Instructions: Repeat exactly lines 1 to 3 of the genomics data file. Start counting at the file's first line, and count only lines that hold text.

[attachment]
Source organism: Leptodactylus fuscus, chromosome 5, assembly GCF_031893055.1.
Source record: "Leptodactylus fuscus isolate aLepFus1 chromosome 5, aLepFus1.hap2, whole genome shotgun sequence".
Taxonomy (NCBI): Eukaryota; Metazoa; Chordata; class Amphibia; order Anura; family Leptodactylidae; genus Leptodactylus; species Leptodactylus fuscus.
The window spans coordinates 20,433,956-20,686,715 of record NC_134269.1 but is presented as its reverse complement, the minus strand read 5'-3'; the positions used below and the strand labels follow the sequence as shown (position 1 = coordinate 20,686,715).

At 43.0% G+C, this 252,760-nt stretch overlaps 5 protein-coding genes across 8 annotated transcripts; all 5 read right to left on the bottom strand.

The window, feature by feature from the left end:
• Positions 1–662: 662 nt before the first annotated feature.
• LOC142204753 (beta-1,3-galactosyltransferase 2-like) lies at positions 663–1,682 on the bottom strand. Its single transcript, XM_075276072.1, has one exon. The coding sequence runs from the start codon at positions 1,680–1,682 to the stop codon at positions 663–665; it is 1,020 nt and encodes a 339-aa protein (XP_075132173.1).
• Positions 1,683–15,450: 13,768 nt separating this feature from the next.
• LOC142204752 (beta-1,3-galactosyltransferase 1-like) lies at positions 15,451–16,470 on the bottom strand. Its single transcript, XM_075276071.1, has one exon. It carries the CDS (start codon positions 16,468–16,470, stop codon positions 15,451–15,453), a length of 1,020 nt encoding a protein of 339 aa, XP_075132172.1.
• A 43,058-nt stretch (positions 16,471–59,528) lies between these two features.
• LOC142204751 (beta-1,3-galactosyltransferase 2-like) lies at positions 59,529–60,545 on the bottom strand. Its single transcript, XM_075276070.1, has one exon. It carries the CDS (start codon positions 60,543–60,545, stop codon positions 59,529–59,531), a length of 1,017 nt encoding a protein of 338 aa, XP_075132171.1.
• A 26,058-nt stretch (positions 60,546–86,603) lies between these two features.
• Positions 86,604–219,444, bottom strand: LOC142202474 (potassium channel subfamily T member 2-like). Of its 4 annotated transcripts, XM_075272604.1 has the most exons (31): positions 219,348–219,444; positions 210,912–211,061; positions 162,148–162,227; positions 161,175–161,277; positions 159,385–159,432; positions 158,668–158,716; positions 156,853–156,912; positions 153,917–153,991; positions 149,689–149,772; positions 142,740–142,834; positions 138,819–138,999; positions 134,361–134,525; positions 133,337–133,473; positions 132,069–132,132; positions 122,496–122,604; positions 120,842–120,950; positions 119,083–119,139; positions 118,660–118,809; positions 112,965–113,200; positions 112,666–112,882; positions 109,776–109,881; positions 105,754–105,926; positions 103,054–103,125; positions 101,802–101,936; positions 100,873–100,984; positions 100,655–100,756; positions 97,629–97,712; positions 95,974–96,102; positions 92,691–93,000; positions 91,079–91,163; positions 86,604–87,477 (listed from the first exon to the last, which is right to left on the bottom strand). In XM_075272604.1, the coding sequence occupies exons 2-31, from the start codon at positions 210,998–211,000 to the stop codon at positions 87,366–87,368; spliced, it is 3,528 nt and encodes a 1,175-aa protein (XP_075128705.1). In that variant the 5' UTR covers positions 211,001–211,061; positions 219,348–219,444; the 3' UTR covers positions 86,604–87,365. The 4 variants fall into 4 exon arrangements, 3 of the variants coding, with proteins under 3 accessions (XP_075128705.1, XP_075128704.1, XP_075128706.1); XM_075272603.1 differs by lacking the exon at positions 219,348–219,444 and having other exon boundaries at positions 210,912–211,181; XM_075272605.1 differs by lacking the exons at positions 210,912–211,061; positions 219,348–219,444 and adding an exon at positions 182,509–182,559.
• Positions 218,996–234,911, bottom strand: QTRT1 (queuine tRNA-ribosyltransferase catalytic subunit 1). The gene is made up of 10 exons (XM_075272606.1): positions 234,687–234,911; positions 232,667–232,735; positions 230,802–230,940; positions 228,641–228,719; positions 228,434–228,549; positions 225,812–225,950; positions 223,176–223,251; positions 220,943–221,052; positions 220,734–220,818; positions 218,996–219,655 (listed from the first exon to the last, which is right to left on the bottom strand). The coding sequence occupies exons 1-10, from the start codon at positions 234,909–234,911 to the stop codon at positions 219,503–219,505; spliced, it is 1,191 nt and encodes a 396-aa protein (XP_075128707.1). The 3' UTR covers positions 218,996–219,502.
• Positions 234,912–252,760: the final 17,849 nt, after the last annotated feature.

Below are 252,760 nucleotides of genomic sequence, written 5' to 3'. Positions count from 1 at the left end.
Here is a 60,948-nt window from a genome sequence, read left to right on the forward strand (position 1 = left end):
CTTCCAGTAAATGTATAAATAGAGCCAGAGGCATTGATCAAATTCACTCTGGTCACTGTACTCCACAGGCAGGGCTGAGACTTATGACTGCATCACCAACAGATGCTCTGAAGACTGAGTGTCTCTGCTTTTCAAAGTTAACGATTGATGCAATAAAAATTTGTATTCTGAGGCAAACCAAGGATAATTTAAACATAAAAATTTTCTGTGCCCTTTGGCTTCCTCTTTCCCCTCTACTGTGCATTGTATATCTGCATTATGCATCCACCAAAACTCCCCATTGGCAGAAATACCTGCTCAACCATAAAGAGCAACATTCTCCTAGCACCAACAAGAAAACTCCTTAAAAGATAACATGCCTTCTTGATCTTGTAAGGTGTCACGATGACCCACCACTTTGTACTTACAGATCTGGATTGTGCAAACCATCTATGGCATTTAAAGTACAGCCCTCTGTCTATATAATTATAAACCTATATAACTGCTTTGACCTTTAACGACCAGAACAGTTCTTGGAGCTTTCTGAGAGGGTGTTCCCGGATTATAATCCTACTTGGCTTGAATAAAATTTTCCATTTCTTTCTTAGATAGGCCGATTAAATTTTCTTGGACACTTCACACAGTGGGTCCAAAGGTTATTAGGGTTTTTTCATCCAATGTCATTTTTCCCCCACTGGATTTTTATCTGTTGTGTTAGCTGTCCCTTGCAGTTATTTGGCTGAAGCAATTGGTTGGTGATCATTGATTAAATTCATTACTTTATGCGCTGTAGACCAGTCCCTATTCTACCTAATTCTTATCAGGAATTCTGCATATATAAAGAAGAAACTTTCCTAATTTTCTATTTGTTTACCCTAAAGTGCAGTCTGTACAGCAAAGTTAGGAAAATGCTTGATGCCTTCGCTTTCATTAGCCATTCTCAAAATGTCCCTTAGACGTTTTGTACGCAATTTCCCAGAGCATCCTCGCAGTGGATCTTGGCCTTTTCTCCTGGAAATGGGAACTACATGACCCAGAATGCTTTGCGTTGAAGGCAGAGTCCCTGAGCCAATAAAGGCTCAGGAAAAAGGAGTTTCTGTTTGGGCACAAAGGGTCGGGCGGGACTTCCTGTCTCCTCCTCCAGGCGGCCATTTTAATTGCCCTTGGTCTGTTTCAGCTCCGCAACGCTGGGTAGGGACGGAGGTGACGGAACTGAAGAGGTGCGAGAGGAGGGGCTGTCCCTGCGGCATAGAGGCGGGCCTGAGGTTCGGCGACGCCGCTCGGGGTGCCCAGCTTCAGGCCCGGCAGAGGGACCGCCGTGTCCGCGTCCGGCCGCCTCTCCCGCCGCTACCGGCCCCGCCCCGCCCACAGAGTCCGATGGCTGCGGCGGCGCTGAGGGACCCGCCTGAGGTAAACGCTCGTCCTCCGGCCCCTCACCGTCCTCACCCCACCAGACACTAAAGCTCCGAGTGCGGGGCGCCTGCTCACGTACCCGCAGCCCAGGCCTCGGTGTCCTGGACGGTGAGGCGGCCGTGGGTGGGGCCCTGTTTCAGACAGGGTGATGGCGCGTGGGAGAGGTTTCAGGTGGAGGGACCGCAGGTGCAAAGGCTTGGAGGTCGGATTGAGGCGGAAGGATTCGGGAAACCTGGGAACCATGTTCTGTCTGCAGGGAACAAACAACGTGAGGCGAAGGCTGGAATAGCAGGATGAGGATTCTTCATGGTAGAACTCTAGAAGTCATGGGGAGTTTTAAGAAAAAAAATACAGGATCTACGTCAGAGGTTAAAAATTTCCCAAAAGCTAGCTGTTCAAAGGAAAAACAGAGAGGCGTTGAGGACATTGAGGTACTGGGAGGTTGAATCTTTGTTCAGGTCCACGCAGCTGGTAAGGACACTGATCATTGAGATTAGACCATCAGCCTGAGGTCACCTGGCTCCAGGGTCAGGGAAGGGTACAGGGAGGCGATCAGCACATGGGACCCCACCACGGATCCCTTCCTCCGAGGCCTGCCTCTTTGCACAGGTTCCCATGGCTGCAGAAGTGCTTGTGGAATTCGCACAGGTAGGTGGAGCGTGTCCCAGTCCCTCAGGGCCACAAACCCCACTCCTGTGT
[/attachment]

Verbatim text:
Source organism: Leptodactylus fuscus, chromosome 5, assembly GCF_031893055.1.
Source record: "Leptodactylus fuscus isolate aLepFus1 chromosome 5, aLepFus1.hap2, whole genome shotgun sequence".
Taxonomy (NCBI): Eukaryota; Metazoa; Chordata; class Amphibia; order Anura; family Leptodactylidae; genus Leptodactylus; species Leptodactylus fuscus.